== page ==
The cool thing about Kevin Bacon is that he doesn't really seem like a movie star. He seems like, you know, a guy. The kind of guy it would be fun to hang out and shoot the shit with.
He's good looking, but not George Clooney good looking. He's been married to the same woman, Kyra Sedgwick, for 23 years. He doesn't pretend to hate the perks of celebrity. He was uncomfortable with that whole Six Degrees of Kevin Bacon thing, until he decided to use it for good with a website for charitable giving.
He's serious about his craft and always has something interesting going on. His most recent projects are Jayne Mansfield's Car, an independent film written and directed by Billy Bob Thornton; and a splashy comic-book film, R.I.P.D., with Jeff Bridges. Both are due out in 2013. His death in X-Men: First Class was cited by Entertainment Weekly as the summer's best movie death; the movie is out on DVD and Blu-ray today.
Bacon seemed a little awkward at first last night, as the featured speaker at the Nasher Salon. Entertainment reporter Sandie Newton, who conducted the interview, started with a bunch of typical needy-Dallas tell-us-you-love-us questions.
Yes, the Nasher is "stunning," he said. The art is "breathtaking." Yes, he visited Dallas before, when his wife was shooting Born on the Fourth of July but he doesn't really remember it. Yes, he thinks Booker T., where he'd spoken to about 400 students and dropped in on classrooms earlier in the day, is wonderful. "I wish I'd had that as a kid," he said. (OK, we're cool with heaping praise on Booker T.)
Newton gushed about Bacon's youthful looks. "I have the finest plastic surgeon working around the clock," he said. And he squirmed a little when she asked for marriage tips. "We like each other, we hang out," he said, adding, "My tip is when it comes to successful marriages, don't look to movie star tips."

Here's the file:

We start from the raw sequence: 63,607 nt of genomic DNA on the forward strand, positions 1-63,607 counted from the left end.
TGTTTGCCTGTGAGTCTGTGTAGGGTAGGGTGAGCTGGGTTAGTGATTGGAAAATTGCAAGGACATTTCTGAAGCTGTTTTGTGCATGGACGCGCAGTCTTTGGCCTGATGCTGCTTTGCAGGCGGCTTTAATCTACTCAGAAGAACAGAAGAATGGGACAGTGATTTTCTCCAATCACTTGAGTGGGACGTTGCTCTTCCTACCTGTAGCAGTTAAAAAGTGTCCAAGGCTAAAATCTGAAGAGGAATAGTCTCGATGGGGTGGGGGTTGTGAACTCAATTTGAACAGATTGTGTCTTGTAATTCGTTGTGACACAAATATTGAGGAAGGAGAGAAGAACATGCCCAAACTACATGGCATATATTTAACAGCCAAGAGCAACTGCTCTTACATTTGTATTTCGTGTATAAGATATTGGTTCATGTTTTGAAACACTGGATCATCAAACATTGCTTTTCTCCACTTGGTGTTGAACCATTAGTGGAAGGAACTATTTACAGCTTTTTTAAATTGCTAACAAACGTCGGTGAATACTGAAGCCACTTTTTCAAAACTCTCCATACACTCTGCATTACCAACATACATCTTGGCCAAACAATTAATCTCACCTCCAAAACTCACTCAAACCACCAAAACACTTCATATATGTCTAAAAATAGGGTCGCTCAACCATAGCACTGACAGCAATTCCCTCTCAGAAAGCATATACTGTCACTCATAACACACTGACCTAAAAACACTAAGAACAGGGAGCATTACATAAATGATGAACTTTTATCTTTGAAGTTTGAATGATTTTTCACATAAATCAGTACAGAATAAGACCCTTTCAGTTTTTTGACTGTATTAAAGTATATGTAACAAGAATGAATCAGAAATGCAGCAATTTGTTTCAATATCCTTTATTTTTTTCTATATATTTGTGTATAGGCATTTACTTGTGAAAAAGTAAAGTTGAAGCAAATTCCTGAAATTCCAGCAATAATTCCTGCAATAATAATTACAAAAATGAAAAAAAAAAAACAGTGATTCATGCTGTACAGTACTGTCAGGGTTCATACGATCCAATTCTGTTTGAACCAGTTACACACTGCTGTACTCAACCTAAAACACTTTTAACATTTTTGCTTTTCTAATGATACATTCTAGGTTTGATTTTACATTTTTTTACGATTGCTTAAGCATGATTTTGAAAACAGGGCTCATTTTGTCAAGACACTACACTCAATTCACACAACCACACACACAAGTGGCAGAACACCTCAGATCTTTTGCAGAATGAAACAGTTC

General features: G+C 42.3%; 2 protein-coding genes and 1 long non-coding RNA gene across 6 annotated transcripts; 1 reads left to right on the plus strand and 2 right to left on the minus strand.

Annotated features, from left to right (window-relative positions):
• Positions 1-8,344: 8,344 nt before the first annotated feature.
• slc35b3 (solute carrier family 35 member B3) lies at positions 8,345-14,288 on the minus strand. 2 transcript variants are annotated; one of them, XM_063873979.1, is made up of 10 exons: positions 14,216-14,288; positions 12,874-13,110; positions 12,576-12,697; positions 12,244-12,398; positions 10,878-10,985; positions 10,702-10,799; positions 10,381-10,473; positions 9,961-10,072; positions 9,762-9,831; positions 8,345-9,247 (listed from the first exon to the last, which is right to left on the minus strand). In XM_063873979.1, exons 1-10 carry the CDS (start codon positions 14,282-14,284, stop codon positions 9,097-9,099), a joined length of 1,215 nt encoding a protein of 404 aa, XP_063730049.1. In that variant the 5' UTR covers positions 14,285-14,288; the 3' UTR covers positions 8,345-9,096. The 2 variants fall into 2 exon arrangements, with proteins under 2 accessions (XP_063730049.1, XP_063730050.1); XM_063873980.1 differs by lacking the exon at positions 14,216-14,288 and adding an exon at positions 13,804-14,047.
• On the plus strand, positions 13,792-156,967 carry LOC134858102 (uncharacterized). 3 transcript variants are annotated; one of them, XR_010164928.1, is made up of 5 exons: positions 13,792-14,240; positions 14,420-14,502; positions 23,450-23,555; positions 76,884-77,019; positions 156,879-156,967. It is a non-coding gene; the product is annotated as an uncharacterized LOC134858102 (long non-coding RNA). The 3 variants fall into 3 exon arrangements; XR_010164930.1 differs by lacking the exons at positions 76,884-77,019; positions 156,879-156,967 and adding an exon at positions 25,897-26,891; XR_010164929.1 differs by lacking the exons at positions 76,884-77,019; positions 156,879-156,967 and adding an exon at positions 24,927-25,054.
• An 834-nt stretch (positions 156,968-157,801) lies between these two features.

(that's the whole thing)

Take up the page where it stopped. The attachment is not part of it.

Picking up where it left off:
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You're a cool dude, Kevin. Let's talk about other stuff. (He did. It's after the jump.)
On his childhood: "My parents put any kind of creativity on a pedestal. They didn't care if we made good grades or money. As a result, most of us did neither." On music: "I never had the discipline to learn an instrument. I wanted the rock stardom without all the work." On his breakthrough role in Footloose: "When I got the part, I took my work extremely seriously. It doesn't matter how goofy the project is, I have to take it seriously. You have to be invested in the character...I didn't really know we were making a dance movie." On the enduring popularity of Footloose: "If something has hang time, if it stays with people and people are affected by it, then it has something to say." On director Craig Brewer's upcoming remake of Footloose: "They wrote a part for me, it just wasn't that great a part. For me to be in the movie would be doing the movie a disservice. You'd be going along, getting into it, and then there I'd be." On acting: "The thing I really love is the time between 'action' and 'cut.' I can't stand sitting in the trailer, the make-up thing, sometimes the director is an idiot...:" On directing: "You have to really, really have a story you want to tell because it's going to take so much time." On one thing he knows about the movie business: "It's in a state of flux because of file sharing." On today's movies: "Sydney Lumet, for example, consistently made amazing films, they weren't effects driven ...That kind of movie has sort of disappeared from the studio system. It's harder and harder, from an acting standpoint, to make a living." On the inspiration for his new charitable venture: "Six Degrees seemed to not be going away. I was hoping it would but it just had this amazing hang time. Then one day I opened the refrigerator and there was Paul Newman staring at me..." On taking tango lessons with Sedgwick in Buenos Aires: "It was probably the worst two hours of my life. We sucked so bad. We tried to laugh about it, but we're not people that are really great at not being good." On Ron Howard, who directed him in Apollo 13 and Frost/Nixon: "There's a very small club of directors who have actually hired me twice ... He's very, very energetic and extremely enthusiastic about movie making." On Colin Firth, with whom he did a threesome sex scene in Where the Truth Lies: "When you go through something like that with an actor, you form a lifelong bond. We're good friends."
Oh boy. Colin Firth and Kevin Bacon hanging out? How much fun does that sound like?